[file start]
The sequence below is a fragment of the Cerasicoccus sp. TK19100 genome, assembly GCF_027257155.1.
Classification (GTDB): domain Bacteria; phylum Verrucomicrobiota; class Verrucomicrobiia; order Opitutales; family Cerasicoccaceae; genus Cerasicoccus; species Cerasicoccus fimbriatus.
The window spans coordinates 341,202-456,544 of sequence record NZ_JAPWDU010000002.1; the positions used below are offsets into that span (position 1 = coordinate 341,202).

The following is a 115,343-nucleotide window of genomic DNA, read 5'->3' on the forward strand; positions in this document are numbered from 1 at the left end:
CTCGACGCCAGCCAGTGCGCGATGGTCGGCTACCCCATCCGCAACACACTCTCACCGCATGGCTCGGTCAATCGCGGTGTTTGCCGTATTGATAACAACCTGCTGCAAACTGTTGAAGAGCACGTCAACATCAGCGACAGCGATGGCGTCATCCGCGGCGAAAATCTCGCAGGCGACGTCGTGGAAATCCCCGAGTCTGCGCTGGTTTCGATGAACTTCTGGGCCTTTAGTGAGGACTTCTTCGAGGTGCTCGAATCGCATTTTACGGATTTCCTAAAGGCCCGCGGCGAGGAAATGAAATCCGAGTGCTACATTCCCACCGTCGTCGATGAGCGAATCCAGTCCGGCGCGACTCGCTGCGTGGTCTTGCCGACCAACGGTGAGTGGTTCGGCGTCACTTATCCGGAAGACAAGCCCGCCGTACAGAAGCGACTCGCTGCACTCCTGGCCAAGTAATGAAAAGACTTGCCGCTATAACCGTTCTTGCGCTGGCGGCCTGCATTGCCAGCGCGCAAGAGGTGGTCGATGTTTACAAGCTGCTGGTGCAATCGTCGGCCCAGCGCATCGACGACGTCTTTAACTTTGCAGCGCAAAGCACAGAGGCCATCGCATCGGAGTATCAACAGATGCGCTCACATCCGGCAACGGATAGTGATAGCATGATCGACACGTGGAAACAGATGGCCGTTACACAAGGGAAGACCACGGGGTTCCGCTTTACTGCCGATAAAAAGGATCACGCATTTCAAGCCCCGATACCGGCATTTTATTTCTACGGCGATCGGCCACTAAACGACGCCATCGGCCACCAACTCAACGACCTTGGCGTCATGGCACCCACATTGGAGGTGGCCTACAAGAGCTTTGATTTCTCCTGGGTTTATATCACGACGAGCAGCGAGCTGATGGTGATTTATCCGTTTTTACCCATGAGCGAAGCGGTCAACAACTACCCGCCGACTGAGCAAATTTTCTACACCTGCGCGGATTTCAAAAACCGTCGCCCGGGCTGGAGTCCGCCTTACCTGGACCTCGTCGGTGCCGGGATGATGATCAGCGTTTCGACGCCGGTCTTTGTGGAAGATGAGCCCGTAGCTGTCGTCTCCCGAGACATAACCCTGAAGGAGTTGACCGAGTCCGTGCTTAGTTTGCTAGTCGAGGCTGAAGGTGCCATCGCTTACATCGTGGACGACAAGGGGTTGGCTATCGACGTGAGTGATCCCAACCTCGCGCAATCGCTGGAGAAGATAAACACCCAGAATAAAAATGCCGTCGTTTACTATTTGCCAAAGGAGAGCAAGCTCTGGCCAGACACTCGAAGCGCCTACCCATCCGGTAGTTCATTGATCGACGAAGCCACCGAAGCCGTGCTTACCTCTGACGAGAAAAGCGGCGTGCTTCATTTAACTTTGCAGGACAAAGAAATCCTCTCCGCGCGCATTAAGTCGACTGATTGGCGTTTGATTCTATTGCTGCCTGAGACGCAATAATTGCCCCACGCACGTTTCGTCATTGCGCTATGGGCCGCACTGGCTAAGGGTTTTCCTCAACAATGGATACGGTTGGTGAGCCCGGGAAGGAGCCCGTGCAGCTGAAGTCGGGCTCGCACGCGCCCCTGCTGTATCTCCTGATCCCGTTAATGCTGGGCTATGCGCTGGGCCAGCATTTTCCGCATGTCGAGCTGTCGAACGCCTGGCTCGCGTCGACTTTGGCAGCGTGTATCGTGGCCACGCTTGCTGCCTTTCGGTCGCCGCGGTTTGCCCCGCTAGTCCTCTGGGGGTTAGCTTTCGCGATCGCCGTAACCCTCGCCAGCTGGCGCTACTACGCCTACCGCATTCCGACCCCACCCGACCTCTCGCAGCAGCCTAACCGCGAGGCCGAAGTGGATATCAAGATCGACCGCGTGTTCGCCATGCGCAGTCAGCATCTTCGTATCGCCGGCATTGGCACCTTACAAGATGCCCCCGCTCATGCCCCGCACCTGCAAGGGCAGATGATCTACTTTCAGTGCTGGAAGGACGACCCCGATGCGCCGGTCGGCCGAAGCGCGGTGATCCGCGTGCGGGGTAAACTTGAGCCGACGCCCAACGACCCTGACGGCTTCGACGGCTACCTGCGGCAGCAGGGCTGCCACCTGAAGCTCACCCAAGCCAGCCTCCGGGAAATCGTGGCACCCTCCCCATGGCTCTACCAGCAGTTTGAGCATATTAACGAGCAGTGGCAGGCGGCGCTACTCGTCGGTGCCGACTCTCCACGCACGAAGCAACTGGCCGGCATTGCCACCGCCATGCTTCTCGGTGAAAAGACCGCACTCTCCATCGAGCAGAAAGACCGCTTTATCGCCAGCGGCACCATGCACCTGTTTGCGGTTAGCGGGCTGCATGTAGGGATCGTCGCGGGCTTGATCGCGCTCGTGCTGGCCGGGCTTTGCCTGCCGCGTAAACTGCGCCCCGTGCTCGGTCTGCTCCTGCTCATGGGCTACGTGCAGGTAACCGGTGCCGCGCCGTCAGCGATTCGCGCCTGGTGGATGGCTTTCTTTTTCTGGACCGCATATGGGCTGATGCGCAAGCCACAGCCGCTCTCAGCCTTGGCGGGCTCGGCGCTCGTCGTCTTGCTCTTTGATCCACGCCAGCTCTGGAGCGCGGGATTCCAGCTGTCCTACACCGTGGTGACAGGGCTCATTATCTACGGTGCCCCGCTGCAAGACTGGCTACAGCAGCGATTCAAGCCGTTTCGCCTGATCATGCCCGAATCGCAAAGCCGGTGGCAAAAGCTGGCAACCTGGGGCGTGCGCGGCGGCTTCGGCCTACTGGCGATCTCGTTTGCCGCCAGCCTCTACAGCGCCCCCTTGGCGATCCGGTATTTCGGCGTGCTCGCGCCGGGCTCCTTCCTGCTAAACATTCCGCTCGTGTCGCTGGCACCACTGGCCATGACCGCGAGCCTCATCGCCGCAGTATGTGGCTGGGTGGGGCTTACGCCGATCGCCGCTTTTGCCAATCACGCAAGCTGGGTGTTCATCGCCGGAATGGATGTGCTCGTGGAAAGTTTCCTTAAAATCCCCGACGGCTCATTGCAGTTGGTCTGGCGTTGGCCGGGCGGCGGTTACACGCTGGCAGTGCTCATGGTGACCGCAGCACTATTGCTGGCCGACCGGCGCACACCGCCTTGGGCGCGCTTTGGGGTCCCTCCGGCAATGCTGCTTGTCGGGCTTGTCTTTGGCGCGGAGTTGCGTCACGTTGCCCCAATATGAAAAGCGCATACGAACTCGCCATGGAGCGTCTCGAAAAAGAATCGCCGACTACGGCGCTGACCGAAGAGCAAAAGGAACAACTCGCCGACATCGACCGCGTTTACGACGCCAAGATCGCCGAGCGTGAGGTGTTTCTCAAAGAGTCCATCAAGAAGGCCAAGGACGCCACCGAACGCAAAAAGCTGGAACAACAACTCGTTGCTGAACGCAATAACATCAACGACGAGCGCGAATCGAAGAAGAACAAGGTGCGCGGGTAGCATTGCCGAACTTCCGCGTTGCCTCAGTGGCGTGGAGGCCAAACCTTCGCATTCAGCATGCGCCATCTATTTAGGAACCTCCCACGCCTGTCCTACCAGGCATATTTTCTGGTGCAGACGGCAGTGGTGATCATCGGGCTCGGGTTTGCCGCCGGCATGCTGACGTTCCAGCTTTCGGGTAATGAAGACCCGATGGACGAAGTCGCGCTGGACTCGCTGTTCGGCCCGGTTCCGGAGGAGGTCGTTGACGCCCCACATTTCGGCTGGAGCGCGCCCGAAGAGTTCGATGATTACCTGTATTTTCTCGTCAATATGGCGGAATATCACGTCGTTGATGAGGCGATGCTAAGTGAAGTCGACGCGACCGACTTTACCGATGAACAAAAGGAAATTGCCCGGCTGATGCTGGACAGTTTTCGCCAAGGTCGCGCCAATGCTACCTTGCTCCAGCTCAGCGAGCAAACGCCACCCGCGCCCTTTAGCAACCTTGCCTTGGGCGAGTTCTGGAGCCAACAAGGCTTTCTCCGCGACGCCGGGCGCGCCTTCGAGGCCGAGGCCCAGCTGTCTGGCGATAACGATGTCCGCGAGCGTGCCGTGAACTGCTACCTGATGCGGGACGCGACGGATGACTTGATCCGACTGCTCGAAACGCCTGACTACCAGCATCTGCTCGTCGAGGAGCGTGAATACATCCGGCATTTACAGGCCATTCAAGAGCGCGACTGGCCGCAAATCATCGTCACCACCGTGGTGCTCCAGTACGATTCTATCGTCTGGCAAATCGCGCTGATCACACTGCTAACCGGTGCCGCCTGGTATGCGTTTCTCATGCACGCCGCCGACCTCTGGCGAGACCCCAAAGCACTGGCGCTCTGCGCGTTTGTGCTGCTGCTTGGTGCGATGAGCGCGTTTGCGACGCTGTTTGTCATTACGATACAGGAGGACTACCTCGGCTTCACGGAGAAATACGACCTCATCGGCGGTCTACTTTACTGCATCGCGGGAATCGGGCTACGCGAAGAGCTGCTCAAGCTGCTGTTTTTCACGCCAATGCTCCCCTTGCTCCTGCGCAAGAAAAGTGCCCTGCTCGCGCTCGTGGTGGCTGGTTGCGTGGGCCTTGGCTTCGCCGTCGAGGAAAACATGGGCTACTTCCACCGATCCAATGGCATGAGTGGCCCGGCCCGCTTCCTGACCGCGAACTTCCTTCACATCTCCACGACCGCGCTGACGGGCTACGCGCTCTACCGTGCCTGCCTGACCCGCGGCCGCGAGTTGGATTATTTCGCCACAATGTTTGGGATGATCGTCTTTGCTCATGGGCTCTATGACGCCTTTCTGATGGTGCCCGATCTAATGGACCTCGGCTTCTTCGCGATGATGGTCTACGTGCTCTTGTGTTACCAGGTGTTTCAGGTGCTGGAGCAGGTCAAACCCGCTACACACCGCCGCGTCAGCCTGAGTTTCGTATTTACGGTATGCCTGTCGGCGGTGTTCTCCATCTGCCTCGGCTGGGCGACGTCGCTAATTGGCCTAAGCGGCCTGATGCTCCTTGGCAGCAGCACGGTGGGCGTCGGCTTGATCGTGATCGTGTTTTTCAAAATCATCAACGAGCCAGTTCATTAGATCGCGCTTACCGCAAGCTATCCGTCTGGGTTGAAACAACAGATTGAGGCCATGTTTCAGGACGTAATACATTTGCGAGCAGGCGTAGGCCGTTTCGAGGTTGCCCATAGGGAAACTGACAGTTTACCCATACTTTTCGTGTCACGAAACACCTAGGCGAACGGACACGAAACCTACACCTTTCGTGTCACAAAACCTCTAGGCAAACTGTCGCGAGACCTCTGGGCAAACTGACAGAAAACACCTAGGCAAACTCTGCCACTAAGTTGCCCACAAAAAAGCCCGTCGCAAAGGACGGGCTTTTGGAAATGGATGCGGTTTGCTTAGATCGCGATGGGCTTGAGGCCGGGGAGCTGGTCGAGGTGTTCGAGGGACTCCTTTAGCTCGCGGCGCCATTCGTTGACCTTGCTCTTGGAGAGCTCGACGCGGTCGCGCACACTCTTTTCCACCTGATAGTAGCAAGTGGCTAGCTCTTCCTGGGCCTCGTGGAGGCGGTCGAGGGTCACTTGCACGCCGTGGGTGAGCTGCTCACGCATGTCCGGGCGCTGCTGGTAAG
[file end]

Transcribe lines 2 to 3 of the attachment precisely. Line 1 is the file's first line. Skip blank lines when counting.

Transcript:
Classification (GTDB): domain Bacteria; phylum Verrucomicrobiota; class Verrucomicrobiia; order Opitutales; family Cerasicoccaceae; genus Cerasicoccus; species Cerasicoccus fimbriatus.
The window spans coordinates 341,202-456,544 of sequence record NZ_JAPWDU010000002.1; the positions used below are offsets into that span (position 1 = coordinate 341,202).